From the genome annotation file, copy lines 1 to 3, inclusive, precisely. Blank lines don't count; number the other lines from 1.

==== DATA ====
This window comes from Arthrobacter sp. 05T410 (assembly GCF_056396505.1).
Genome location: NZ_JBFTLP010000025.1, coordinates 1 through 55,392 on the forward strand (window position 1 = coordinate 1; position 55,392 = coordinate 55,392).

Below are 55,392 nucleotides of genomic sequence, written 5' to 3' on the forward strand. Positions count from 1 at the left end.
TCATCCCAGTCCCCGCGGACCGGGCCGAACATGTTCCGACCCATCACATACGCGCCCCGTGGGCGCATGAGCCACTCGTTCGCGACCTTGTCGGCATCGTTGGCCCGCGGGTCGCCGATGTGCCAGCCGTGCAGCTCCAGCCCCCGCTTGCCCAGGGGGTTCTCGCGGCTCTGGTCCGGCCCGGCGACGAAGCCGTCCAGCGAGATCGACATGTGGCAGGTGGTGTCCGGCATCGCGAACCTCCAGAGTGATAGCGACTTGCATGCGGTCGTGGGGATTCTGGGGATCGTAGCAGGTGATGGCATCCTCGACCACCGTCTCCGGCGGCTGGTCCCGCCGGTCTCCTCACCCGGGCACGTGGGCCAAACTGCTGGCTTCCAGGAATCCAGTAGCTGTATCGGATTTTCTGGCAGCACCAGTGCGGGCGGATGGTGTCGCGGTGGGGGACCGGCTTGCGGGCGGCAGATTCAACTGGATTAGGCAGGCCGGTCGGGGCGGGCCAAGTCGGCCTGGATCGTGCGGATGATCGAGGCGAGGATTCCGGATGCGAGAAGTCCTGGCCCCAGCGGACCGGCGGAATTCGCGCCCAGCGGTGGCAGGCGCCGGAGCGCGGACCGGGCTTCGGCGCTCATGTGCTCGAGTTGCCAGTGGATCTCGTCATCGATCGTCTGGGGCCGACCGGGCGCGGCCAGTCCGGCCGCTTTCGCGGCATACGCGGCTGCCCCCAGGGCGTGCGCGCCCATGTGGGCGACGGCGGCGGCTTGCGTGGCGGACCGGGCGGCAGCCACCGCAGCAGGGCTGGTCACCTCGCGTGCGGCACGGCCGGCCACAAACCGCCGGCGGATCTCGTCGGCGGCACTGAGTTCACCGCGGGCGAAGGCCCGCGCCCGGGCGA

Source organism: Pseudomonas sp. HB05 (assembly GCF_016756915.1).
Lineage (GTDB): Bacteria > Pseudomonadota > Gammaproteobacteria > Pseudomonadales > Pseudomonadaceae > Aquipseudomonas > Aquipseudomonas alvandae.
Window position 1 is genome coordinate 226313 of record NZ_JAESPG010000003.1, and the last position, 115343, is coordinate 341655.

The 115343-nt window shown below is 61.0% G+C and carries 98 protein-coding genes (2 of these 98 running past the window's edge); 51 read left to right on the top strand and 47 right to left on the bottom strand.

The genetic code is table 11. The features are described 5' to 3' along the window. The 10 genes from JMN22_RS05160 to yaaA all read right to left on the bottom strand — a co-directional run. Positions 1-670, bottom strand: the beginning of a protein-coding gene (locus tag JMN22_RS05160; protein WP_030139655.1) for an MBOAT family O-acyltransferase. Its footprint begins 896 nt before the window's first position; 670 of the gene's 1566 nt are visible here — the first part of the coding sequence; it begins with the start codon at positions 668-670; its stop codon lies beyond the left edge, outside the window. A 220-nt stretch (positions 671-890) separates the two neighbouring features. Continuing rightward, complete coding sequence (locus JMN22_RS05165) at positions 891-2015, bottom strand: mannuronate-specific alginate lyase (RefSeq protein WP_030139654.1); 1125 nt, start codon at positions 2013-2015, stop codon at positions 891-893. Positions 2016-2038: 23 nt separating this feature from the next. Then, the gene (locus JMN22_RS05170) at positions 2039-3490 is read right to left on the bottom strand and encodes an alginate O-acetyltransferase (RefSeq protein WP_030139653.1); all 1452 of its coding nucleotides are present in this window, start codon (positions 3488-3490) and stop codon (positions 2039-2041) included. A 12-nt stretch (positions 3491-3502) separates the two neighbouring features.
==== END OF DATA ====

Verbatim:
This window comes from Arthrobacter sp. 05T410 (assembly GCF_056396505.1).
Genome location: NZ_JBFTLP010000025.1, coordinates 1 through 55,392 on the forward strand (window position 1 = coordinate 1; position 55,392 = coordinate 55,392).

Below are 55,392 nucleotides of genomic sequence, written 5' to 3' on the forward strand. Positions count from 1 at the left end.